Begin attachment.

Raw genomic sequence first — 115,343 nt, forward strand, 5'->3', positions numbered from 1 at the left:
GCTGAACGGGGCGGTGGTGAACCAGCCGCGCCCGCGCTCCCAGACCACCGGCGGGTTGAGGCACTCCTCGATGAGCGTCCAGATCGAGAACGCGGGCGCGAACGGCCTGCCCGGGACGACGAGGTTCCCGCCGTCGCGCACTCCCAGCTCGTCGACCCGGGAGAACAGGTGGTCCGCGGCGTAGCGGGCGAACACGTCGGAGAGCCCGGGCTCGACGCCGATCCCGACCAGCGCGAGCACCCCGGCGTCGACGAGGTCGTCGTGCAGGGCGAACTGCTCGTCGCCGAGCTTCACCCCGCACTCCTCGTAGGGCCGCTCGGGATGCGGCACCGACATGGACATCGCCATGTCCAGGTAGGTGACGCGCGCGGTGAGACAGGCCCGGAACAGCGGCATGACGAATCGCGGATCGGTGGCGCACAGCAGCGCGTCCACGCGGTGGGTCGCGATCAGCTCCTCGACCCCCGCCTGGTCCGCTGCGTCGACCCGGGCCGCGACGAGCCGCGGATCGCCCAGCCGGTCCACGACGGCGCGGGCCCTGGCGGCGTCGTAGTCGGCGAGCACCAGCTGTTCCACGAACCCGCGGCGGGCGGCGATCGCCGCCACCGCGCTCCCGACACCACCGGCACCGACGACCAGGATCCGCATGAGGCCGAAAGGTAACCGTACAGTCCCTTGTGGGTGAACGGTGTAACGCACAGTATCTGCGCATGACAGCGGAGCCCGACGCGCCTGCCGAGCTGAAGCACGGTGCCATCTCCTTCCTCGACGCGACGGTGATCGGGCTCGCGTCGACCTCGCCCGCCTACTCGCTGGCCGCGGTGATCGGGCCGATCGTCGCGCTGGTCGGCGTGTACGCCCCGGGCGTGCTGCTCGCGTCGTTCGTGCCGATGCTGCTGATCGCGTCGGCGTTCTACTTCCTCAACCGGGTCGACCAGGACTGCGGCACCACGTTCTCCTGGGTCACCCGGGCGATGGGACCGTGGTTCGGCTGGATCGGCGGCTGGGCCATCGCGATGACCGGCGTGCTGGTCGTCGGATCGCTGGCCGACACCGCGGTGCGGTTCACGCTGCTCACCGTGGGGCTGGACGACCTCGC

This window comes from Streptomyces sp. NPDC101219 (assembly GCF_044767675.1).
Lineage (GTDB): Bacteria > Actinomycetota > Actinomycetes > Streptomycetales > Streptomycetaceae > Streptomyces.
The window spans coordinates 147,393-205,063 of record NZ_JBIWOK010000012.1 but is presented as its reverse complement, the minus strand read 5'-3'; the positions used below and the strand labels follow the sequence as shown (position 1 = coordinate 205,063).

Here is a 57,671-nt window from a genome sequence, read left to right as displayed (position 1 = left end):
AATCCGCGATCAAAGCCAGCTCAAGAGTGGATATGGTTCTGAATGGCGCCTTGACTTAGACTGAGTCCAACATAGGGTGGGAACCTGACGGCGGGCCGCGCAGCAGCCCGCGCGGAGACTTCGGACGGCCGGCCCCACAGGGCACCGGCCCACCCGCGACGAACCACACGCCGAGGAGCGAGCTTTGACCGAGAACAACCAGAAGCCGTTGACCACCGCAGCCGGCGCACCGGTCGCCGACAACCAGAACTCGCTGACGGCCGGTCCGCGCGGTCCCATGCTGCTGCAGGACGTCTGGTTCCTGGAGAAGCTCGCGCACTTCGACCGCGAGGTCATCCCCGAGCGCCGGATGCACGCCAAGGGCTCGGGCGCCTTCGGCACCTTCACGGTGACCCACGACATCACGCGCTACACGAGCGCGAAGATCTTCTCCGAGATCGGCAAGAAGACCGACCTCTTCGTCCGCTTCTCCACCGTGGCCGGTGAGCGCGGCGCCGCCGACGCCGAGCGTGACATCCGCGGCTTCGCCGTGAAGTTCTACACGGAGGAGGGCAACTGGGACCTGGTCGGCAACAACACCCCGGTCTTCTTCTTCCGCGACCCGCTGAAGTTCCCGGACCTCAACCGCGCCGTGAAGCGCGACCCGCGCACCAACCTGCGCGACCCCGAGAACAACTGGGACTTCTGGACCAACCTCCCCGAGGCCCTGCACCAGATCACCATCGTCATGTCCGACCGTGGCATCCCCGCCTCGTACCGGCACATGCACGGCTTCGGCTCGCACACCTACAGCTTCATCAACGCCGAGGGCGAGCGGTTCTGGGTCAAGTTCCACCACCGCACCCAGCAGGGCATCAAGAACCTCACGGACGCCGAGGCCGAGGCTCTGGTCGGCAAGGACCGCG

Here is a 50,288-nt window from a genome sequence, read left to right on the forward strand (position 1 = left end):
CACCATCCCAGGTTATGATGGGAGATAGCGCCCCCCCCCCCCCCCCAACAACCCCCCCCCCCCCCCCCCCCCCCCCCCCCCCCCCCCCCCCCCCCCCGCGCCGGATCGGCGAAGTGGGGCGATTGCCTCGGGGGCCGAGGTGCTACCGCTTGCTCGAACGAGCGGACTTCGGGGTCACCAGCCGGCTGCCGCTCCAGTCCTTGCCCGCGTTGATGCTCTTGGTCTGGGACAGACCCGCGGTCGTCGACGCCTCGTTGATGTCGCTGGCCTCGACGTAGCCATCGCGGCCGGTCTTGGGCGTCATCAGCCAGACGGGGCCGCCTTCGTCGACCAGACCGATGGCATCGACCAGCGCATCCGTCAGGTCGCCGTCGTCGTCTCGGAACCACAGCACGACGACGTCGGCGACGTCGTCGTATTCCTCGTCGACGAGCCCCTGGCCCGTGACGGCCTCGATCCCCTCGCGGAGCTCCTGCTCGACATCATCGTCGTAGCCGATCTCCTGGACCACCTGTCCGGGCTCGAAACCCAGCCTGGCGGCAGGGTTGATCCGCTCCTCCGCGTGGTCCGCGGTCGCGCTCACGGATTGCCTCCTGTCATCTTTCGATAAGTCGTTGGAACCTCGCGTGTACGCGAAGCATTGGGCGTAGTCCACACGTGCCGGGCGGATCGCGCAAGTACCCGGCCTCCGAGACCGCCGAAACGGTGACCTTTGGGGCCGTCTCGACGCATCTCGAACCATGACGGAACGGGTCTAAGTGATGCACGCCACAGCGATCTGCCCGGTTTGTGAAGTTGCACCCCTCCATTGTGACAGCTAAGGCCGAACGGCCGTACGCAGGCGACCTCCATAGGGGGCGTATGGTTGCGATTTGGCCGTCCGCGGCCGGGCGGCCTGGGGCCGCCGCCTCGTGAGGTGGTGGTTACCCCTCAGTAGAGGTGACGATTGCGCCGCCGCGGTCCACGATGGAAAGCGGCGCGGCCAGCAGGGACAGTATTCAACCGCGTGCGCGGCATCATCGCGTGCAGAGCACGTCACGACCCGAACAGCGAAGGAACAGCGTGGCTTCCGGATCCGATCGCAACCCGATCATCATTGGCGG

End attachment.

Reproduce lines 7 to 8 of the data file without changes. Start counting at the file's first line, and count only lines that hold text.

AATCCGCGATCAAAGCCAGCTCAAGAGTGGATATGGTTCTGAATGGCGCCTTGACTTAGACTGAGTCCAACATAGGGTGGGAACCTGACGGCGGGCCGCGCAGCAGCCCGCGCGGAGACTTCGGACGGCCGGCCCCACAGGGCACCGGCCCACCCGCGACGAACCACACGCCGAGGAGCGAGCTTTGACCGAGAACAACCAGAAGCCGTTGACCACCGCAGCCGGCGCACCGGTCGCCGACAACCAGAACTCGCTGACGGCCGGTCCGCGCGGTCCCATGCTGCTGCAGGACGTCTGGTTCCTGGAGAAGCTCGCGCACTTCGACCGCGAGGTCATCCCCGAGCGCCGGATGCACGCCAAGGGCTCGGGCGCCTTCGGCACCTTCACGGTGACCCACGACATCACGCGCTACACGAGCGCGAAGATCTTCTCCGAGATCGGCAAGAAGACCGACCTCTTCGTCCGCTTCTCCACCGTGGCCGGTGAGCGCGGCGCCGCCGACGCCGAGCGTGACATCCGCGGCTTCGCCGTGAAGTTCTACACGGAGGAGGGCAACTGGGACCTGGTCGGCAACAACACCCCGGTCTTCTTCTTCCGCGACCCGCTGAAGTTCCCGGACCTCAACCGCGCCGTGAAGCGCGACCCGCGCACCAACCTGCGCGACCCCGAGAACAACTGGGACTTCTGGACCAACCTCCCCGAGGCCCTGCACCAGATCACCATCGTCATGTCCGACCGTGGCATCCCCGCCTCGTACCGGCACATGCACGGCTTCGGCTCGCACACCTACAGCTTCATCAACGCCGAGGGCGAGCGGTTCTGGGTCAAGTTCCACCACCGCACCCAGCAGGGCATCAAGAACCTCACGGACGCCGAGGCCGAGGCTCTGGTCGGCAAGGACCGCG

Here is a 50,288-nt window from a genome sequence, read left to right on the forward strand (position 1 = left end):